The Mercedes-Benz 300 SL Gullwing profile
Due to the overuse of the word “legend” these days, it’s somewhat insulting to call the Mercedes-Benz 300 SL Gullwing (W198) one – but that is exactly what it is!
Even today the overall profile of the car is considered almost unrivalled by any other classic. Zsa Zsa Gabor, Romy Schneider and Tony Curtis were among those who have bought a Mercedes-Benz 300 SL Gullwing.
Those Gullwing Doors…
The Mercedes-Benz 300 SL (W198) story goes back to the iconic W194, which caused a sensation at racing events such as the Mille Miglia, the 24-hour race at Le Mans and the Bern Prize in 1952. There was no series production plan for the sports car, but that all changed when US importer Max Hoffman made the case for such a machine. From this the Mercedes-Benz 300 SL was born. About six months after the decision, the sports car was presented at the same time as the smaller Mercedes-Benz 190 SL (W121 B II) at the 1954 International Motor Sports Show in New York. The response was overwhelming.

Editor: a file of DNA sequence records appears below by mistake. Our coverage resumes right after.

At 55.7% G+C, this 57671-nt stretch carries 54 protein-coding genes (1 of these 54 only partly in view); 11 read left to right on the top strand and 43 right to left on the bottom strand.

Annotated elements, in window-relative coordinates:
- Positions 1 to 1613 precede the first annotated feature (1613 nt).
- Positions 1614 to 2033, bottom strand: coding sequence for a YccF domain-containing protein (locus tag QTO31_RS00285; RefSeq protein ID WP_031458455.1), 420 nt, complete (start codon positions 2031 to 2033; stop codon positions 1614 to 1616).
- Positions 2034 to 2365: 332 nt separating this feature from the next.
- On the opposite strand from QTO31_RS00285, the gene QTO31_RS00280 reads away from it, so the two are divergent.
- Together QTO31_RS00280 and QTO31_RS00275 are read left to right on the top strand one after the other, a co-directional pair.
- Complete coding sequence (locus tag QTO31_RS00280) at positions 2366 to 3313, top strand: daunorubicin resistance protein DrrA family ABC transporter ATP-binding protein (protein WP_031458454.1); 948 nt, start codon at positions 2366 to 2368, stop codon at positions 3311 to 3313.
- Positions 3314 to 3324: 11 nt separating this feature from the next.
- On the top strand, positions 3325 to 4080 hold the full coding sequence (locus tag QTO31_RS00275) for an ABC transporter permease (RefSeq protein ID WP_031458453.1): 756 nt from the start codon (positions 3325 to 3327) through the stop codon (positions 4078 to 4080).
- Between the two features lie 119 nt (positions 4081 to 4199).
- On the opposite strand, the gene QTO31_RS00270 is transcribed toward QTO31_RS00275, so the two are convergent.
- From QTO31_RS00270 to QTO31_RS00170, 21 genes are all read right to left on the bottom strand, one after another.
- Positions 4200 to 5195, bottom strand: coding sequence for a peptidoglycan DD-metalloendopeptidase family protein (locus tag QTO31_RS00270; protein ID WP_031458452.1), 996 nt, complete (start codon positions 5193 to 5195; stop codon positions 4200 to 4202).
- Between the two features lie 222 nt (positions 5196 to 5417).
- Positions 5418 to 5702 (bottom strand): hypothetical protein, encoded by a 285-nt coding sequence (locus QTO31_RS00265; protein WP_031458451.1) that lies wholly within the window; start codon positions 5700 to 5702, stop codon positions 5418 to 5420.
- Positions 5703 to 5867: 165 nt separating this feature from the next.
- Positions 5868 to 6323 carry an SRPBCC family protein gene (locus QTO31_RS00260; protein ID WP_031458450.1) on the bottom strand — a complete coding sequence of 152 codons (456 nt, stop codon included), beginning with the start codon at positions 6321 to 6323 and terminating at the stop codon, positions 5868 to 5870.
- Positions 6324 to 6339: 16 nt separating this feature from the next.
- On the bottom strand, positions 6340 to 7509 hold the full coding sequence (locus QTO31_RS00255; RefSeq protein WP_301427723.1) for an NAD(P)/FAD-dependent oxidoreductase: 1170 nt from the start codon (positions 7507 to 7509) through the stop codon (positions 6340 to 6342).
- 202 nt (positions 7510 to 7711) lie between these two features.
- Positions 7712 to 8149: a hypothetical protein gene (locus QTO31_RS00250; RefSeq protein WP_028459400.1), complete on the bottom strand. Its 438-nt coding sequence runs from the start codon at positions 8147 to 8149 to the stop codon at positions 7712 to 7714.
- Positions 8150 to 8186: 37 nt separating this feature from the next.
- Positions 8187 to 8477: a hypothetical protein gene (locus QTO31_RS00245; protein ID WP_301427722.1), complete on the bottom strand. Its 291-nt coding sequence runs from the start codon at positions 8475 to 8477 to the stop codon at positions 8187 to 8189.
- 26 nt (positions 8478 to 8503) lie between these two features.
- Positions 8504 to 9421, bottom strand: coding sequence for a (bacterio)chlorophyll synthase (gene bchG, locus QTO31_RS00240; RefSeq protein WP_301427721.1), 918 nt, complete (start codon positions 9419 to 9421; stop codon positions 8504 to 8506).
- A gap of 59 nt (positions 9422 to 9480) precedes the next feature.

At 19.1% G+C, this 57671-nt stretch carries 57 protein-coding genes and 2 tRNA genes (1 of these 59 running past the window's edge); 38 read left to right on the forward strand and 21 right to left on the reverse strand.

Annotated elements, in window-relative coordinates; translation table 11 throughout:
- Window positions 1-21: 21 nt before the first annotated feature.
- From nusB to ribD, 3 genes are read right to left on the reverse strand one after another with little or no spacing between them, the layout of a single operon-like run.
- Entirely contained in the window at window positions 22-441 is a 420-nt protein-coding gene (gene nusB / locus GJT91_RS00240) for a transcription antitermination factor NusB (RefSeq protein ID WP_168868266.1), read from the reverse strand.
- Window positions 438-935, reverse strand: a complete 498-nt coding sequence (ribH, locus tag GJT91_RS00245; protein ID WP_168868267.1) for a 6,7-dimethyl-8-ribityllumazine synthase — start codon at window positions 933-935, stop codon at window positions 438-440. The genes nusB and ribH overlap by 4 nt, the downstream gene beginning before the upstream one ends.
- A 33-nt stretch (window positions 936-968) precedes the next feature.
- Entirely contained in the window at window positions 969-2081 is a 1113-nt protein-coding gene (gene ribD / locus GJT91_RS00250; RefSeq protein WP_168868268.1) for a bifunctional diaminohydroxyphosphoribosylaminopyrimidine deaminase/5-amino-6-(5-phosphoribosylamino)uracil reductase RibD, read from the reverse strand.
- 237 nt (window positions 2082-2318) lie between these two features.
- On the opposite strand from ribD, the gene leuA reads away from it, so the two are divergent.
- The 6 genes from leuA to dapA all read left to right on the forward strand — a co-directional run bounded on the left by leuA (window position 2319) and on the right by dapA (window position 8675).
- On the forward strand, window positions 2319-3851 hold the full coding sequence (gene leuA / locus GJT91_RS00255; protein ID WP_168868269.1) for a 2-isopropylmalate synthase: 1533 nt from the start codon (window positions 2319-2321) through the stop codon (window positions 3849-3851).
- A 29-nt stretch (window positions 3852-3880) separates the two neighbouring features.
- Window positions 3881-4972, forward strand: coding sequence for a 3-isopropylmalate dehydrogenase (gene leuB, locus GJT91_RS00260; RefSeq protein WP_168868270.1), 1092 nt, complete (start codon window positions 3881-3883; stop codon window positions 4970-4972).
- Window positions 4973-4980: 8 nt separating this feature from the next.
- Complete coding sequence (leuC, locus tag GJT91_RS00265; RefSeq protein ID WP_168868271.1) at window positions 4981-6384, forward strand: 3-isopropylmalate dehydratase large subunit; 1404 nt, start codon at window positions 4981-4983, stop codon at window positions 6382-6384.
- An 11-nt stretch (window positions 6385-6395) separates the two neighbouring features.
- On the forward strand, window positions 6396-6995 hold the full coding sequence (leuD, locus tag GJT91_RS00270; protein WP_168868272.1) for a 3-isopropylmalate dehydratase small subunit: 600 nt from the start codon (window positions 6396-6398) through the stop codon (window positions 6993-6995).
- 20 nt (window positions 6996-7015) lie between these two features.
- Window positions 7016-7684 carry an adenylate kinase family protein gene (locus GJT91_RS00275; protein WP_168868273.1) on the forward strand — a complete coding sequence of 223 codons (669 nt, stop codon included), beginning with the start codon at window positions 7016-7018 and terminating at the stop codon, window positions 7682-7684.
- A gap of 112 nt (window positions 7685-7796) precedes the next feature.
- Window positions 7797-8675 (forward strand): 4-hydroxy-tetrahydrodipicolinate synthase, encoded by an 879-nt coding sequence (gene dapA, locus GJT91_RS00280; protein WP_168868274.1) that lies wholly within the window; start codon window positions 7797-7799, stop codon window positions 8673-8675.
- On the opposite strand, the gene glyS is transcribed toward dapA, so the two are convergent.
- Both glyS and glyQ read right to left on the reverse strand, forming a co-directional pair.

It is still debated if SL stands for “Super Leicht” or “Sport Leicht” (leicht is German for “lightweight”), but what is undeniable was the car’s success. The first generation of the Mercedes-Benz 300 SL Gullwing W198 was built from 1954 to 1957. In 1957 the W198 II was presented, a roadster version that remained in production until 1963.
The tubular frame of the Mercedes-Benz 300 SL Gullwing was designed by Rudolf Uhlenhaut and ensured strong rigidity with a low overall weight. Those famous doors were more of a last minute solution than a calculated decision. The original design of the car overlooked the fact that conventional doors would not fit due to the unique frame design.
Under the skin of the mercedes-Benz 300 Sl Gullwing
In addition to its movie star appearance, the Mercedes-Benz 300 SL Gullwing (W198) also shone in technical terms. The sports car introduced direct petrol injection to the world of cars – it had previously only existed in the field of aircraft and two-stroke engines. After production of the Mercedes-Benz 300 SL Gullwing (W198 I) began in 1954, the first examples were sold in Europe. Exports to the USA began in March 1955 with 1400 cars being produced before the model was replaced by its Roadster sibling. From 1957 to 1963, a total of 1858 of the Mercedes-Benz 300 SL Roadster (W198 II) were manufactured.
The Mercedes-Benz W198 is undoubtedly one of the most coveted classic cars of today. It’s not uncommon for cars to sell for over €1 million, putting it far out of reach for the everyman. But nothing stops you from dreaming!
Text Jan Fröhlich Fotos Daimler AG
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